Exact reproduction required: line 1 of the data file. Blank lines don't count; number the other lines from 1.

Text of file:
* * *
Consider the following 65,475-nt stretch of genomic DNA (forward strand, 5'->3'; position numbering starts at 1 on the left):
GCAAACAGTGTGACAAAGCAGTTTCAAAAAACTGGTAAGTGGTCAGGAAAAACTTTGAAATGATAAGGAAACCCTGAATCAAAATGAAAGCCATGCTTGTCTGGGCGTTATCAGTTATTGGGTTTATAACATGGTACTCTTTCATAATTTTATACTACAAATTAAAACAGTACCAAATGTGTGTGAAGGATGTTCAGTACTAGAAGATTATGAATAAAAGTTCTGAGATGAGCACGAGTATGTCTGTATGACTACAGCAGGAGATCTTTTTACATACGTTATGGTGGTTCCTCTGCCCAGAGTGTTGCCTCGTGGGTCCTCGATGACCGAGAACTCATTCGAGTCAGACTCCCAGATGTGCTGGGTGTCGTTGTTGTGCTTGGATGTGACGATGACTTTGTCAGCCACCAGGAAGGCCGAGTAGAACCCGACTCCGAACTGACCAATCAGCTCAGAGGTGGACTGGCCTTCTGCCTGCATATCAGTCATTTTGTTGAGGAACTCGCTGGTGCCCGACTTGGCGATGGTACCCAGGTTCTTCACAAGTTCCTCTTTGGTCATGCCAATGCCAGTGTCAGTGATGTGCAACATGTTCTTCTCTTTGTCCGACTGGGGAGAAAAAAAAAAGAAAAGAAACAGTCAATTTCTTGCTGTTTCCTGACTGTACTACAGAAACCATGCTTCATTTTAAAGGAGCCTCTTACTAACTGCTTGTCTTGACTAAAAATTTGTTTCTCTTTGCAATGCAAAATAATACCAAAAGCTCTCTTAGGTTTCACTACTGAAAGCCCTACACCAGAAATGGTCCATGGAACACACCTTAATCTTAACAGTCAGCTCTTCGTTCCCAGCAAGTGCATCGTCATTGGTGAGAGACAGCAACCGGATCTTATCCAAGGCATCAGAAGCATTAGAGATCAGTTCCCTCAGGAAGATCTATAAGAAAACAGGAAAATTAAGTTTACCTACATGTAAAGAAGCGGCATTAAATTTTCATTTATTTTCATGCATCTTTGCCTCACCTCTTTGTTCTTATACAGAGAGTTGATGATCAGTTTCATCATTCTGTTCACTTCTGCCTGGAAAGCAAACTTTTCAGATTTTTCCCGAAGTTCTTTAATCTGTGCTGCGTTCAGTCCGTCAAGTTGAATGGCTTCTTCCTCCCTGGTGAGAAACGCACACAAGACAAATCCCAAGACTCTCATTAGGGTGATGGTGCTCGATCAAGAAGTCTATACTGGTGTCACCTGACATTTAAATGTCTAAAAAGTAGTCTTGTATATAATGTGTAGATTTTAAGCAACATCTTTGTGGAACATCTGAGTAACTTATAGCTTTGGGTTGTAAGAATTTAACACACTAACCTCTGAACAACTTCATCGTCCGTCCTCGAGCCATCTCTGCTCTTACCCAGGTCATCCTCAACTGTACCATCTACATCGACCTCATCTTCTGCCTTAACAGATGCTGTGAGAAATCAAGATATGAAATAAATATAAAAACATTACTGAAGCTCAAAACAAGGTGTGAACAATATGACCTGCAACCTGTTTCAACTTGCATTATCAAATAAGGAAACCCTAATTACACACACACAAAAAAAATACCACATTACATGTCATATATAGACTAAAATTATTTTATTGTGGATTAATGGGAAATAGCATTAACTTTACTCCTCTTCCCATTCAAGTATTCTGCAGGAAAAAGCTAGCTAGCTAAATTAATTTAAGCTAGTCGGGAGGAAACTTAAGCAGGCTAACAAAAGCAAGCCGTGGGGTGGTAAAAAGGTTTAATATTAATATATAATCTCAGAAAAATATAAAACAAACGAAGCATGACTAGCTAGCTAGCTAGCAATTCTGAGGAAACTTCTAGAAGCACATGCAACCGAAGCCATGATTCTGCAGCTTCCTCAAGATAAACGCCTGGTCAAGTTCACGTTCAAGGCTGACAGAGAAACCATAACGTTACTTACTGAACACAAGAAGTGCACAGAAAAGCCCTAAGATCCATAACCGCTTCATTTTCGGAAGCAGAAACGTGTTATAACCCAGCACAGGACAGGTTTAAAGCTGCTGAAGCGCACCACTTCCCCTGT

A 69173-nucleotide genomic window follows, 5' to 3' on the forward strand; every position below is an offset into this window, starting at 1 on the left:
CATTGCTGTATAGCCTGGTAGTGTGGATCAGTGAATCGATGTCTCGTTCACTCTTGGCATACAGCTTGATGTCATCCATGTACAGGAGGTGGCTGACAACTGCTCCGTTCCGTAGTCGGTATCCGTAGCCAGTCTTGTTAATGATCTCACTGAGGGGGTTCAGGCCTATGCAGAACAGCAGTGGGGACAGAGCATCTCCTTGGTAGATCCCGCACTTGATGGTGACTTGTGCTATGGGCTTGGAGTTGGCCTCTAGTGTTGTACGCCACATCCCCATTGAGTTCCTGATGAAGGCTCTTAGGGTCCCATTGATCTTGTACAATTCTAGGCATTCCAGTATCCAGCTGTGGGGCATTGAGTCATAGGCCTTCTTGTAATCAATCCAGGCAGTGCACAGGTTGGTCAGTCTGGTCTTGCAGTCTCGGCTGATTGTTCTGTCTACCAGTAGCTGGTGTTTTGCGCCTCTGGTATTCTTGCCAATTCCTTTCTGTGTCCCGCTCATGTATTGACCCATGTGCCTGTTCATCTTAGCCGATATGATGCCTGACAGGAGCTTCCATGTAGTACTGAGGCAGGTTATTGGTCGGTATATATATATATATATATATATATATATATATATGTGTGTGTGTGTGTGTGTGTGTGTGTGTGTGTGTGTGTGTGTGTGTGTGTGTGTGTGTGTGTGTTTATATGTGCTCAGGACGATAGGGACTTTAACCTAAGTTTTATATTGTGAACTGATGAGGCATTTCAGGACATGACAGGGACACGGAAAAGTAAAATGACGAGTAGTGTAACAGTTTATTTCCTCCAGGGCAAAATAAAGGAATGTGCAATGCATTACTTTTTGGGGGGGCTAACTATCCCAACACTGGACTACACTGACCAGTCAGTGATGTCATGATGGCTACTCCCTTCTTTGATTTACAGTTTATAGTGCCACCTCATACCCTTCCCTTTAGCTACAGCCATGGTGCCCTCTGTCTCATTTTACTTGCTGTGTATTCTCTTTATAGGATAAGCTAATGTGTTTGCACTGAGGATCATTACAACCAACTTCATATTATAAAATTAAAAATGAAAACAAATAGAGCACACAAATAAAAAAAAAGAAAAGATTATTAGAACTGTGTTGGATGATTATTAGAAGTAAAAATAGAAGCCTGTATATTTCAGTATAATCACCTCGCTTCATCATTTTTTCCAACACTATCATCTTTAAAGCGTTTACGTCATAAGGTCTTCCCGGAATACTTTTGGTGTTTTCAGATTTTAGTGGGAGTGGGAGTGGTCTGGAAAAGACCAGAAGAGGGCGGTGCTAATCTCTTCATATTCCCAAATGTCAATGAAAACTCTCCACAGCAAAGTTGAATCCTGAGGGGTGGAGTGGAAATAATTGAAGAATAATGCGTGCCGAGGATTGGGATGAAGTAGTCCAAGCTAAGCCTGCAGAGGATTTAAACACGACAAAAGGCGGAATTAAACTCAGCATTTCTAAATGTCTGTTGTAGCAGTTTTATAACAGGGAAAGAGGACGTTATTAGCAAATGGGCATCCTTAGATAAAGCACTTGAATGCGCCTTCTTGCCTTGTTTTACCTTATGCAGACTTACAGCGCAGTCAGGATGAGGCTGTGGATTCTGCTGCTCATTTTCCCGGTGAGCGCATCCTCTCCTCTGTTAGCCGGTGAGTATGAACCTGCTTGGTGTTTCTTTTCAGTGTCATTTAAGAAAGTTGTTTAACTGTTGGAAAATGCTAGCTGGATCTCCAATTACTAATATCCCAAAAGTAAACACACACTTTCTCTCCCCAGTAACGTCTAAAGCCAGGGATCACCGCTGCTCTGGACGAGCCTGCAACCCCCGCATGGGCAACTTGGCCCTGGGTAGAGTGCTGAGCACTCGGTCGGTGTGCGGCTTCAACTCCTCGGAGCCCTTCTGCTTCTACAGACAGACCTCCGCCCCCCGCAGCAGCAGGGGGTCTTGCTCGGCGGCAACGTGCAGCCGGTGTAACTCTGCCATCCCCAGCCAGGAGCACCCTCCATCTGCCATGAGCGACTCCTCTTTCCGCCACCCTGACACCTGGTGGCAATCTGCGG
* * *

Consider the following 65,475-nt stretch of genomic DNA (forward strand, 5'->3'; position numbering starts at 1 on the left):